Here at the Healthy Back Institute, we’ve developed what we call a Complete Healing Formulaone that hopes to heal your mind, body and spirit. We believe that one program or exercise routine rarely gives you total relief from all aspects of any health condition.
Pain creates other issues that physical exercise cannot addressit disrupts hormone levels, it affects digestion, it impacts mental attitude. We understand pain can bring you down in all these areas, and that’s why there is rarely one solution. We never say we are the only program you need to heal.
From our Complete Healing Formula perspective, we believe one of the best ways to address healing your spirityour life energyis with tai chi. It complements our formula. It makes something good even better. If you ask us which one to do, we say: Do both.
So, what is tai chi?
Tai chi (pronounced "tie chee") is a mind-body practice that originated in China as a martial art. A person doing tai chi moves his body in a slow, relaxed and graceful series of movements, while breathing deeply and meditatingin fact, tai chi is sometimes called "moving meditation." Each movement flows into the next. The entire body is always in motion, with the movements performed gently and at uniform speed.
Many practitioners believe that tai chi helps a vital energy called qi (chee) flow through the body. In traditional Chinese medicine, the vital energy or life force is believed to regulate a person's spiritual, emotional, mental and physical health.
Tai chi developed in China in about the 12th century A.D. It started as a martial art, or a practice for fighting or self-defense, usually without weapons. Over time, people began to use tai chi for health purposes as well. Many different styles of tai chi, and variations of each style, developed. The term "tai chi" has been translated in various ways, such as "internal martial art," "supreme ultimate boxing," "boundless fist" and "balance of the opposing forces of nature."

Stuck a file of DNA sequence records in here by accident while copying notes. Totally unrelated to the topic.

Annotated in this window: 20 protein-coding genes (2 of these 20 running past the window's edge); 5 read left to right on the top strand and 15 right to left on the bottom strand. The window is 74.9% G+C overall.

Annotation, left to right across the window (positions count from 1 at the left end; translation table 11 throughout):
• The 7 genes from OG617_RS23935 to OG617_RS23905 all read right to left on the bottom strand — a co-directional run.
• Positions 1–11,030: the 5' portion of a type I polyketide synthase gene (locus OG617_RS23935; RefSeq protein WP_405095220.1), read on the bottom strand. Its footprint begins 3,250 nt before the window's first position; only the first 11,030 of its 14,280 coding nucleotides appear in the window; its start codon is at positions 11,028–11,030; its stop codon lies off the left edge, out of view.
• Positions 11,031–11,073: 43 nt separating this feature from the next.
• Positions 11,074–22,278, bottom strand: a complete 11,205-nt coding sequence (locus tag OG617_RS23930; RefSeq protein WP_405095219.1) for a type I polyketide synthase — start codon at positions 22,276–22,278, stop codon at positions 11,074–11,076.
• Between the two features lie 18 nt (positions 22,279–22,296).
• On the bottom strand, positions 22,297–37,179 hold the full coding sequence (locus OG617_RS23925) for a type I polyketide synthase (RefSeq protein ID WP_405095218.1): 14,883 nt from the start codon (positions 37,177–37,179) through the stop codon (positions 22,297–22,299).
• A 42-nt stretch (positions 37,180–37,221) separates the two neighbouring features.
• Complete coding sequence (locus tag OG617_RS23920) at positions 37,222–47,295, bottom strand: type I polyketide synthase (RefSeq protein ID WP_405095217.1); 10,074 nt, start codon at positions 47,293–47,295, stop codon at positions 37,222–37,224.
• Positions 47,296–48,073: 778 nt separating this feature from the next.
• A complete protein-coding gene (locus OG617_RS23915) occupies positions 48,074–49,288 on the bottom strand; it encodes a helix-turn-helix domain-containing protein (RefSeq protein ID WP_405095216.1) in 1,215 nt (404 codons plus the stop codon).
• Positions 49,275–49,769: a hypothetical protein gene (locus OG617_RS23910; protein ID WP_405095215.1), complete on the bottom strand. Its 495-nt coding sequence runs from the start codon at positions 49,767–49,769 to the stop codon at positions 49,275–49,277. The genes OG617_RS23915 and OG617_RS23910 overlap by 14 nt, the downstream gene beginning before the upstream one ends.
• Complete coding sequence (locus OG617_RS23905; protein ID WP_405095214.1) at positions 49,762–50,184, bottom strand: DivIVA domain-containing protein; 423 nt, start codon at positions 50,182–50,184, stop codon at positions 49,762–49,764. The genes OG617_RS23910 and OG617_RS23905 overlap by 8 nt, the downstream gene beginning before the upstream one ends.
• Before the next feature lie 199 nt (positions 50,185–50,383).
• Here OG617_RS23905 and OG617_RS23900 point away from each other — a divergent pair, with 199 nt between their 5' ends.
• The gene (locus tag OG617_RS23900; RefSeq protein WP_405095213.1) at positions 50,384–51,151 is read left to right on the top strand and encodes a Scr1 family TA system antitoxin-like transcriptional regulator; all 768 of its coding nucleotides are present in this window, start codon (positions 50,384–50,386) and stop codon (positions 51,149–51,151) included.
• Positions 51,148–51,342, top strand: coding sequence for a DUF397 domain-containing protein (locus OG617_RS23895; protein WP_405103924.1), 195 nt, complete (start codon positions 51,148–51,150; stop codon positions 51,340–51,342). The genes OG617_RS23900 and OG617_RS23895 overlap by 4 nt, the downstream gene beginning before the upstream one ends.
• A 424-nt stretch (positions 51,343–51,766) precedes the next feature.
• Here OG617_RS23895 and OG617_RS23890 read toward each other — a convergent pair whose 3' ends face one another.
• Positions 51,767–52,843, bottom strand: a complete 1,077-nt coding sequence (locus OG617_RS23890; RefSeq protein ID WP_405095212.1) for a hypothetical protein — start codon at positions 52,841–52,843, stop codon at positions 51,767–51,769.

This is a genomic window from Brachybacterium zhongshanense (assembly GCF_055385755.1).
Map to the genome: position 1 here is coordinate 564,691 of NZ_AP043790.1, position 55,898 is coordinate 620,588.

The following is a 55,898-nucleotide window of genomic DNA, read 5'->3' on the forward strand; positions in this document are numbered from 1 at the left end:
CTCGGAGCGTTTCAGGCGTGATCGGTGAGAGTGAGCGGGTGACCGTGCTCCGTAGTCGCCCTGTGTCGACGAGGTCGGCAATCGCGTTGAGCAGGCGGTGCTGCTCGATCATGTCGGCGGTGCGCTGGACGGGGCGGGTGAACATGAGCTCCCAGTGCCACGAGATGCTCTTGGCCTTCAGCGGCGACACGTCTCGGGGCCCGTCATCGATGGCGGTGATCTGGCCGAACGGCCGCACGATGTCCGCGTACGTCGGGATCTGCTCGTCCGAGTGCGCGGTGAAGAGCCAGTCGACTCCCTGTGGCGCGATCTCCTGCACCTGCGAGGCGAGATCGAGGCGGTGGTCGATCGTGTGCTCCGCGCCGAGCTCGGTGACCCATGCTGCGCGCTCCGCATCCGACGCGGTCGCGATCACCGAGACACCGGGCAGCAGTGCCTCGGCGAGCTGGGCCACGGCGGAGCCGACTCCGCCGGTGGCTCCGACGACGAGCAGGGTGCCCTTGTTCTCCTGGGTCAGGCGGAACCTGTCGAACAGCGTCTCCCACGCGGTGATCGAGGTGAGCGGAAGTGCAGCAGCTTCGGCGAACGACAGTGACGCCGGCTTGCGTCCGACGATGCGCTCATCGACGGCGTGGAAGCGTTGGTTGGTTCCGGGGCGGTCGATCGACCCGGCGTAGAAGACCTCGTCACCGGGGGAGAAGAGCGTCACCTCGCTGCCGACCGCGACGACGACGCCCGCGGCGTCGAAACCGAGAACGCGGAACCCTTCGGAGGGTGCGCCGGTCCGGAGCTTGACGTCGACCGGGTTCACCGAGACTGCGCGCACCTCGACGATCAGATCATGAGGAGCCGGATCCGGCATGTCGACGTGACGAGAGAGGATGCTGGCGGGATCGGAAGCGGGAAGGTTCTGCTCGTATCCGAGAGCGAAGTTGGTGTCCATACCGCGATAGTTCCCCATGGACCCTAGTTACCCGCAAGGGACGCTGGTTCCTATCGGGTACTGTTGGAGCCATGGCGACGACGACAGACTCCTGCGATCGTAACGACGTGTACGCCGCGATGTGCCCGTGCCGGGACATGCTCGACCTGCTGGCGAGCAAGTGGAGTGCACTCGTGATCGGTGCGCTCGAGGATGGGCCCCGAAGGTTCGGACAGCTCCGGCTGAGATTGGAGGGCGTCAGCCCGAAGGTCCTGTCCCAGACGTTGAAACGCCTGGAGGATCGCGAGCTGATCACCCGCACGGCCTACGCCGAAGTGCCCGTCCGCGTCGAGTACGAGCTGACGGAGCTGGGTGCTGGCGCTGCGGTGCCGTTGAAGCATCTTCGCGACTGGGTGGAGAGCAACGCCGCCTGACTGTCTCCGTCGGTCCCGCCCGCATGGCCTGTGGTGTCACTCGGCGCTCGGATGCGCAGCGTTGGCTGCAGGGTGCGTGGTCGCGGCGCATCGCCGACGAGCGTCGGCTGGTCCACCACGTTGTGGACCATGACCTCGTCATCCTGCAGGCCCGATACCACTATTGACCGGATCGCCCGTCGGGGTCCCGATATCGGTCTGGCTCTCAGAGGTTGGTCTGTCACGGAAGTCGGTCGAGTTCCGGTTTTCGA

In addition to movement, two other important elements in tai chi are breathing and meditation. In tai chi practice, it is considered important to concentrate, put aside distracting thoughts and breathe in a deep, relaxed and focused manner.
Deep breathing helps manifest your own healing powers. It can change the chemical responses in your body and brain, causing the neurotransmitters that register pain to go away. Breathing also helps improve oxygenation of your blood. Your injured area will always feel better when oxygenation improves. More nutrients go to the injured site and more waste products get removed, which speeds healing.
Practitioners believe that this breathing and meditation have many other benefits, such as:
Certain concepts from Chinese philosophy were important in tai chi's development (although not every person who practices tai chi for health purposes, especially in the West, learns or uses them). A few are as follows:
People practice tai chi for various health purposes, such as:
We are all made of energy. When we restore balance in our energy we can restore balance in all our body systems. We can even cure disease. I have seen it myself.
I was lucky enough to get an advance viewing of a video that will be included in a documentary in the near future. In the video, four practitioners in China channeled energy into a woman with bladder cancer. I watched as an ultrasound of the woman's bladder showed the tumor dissolve itself in 2 and 1/2 minutes. It was gone.
This happened because the woman and her practitioners believed strongly in another important aspect of Eastern medicinethe idea that the body not only can heal itself but it is already healed. There are many medicine-less hospitals in China today that use tai chi and other ancient practices to channel energy with the belief that the person is already healed.
All we need to do is tap into that belief.
If you can go through life believing you are already healed, you're one step closer to healing yourself.
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